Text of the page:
Candy of a Literary Sort

Candy of a Literary Sort

Once upon a midnight dreary . . .
When I lived in hot and humid Texas, I couldn’t wait for the summer to end. Now that I spend most of the year in Washington, I want summer all twelve months of the year.
But instead of looking at the glass half empty:
upcoming rain, wind, cold, darkness, I’ll look at the changing season as a glass half full: beautiful fall foliage, baseball play-offs, wedding anniversary, brandy, and Halloween. And with Halloween, we have “The Raven.”

In my Five-Minute Writing Tip for the October newsletter, I wanted to include a seasonal topic. Finding one came easily because merchants have been stocking the shelves with Halloween merchandise since the middle of August in anticipation of October 31. So, when you put writing and Halloween together, you get Poe’s “The Raven.”

As I read through it, I recognized some writing devices I learned in a writing class I took from editor Margie Lawson a few months ago. Lawson started off with a handout entitled “Margie’s Top 20 Rhetorical Devices.” Reading Poe’s most famous narrative poem, I noticed that he used some of these devices in a masterful way, resulting in more than just rhyme and rhythm.

Here are five rhetorical devices that makes the “The Raven” one of the best poems ever written:

  • Assonance: the use of repetitive vowel sounds in successive or proximate words containing different consonants. For example, napping, tapping, rapping; turning, burning; morrow, borrow, sorrow; unbroken, token, spoken; and seeming, dreaming, streaming. Or a non-rhyming assonance like rare, radiant, maiden, and angels, where the repetition is the long “a”
  • Anadiplosis: repeating the last word of one sentence or clause at the beginning of the next sentence or clause.

“From my book surcease of sorrowsorrow for the lost Lenore.”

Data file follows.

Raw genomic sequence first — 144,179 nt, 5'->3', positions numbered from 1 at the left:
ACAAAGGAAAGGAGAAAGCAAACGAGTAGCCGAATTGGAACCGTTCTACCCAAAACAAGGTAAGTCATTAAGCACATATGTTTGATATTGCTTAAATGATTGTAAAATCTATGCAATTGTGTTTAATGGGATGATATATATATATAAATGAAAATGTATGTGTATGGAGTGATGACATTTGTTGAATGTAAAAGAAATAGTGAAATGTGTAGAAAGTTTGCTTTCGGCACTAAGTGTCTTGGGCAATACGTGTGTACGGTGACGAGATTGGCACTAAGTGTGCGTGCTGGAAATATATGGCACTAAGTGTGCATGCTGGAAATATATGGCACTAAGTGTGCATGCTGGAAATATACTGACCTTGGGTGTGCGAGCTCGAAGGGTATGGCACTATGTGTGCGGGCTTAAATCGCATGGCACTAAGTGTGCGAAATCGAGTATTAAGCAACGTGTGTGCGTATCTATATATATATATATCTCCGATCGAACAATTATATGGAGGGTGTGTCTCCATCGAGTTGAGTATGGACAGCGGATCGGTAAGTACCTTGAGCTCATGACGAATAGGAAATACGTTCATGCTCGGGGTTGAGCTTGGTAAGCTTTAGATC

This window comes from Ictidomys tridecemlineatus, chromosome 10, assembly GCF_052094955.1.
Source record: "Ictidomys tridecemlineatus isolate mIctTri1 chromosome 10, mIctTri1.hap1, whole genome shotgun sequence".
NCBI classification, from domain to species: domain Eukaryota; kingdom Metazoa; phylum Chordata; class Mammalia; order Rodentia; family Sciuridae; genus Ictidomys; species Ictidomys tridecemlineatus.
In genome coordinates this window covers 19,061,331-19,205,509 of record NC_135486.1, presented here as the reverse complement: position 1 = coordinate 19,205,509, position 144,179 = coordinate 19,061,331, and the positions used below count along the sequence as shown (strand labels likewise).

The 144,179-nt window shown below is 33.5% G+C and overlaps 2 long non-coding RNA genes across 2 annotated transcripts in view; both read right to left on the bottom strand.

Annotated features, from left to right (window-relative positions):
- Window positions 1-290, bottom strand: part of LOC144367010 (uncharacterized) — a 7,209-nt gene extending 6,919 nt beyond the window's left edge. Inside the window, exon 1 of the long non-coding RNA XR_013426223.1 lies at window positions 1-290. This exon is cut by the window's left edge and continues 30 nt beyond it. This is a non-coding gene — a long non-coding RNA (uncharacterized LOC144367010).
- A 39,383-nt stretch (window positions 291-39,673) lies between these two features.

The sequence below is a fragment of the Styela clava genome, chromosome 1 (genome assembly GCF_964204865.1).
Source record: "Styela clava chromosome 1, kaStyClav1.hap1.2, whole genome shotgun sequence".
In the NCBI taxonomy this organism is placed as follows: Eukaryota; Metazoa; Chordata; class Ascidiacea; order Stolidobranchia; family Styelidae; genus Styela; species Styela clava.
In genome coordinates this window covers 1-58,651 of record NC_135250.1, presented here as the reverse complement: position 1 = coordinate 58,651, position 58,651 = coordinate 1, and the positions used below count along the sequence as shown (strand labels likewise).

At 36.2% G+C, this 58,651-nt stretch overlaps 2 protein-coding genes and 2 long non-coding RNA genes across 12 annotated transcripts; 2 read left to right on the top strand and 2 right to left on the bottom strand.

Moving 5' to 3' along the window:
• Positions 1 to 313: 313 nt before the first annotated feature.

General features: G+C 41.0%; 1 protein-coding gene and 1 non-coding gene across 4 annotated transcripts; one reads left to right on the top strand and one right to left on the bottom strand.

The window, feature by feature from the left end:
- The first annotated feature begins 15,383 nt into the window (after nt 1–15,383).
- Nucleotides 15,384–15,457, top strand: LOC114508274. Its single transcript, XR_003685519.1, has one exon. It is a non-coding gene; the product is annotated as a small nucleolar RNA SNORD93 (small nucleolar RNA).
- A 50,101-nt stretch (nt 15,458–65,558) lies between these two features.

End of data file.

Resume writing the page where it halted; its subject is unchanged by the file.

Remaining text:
“And so faintly you came tapping, tapping at my chamber door,”

  • Conduplicatio: starting a sentence with a word from the middle of the previous sentence.

“But, with mien of lord or lady, perched above my chamber door—

Perched upon a bust of Pallas just above my chamber door . . .”

“Ever yet was blessed with seeing the bird above his chamber door . . .”

Bird or beast upon the sculptured bust above his chamber door.”

  • Oxymoron: a two-worded paradox that can be a powerful device, which adds punch to writing.

“Thrilled me—filled me with fantastic terrors never felt before.”

“Fantastic” wouldn’t usually be used to modify “terrors,” but Poe did it with aplomb.

  • Alliteration (“The Raven” ’s hallmark): repeating similar consonant sounds. Quaint and curious; lost Lenore; flit and flutter; stopped or stayed; shorn and shaven; followed fast and followed faster; rare and radiant. Who doesn’t think of “The Raven” when they hear “weak and weary?”

On this Halloween, while your kids are sorting their Trick or Treat candy, give them a special treat: read them Edgar Allan Poe’s “The Raven.”

Do You Have a Catharsis Handy? Five-Minute Writing Tips published by Cave Art Press: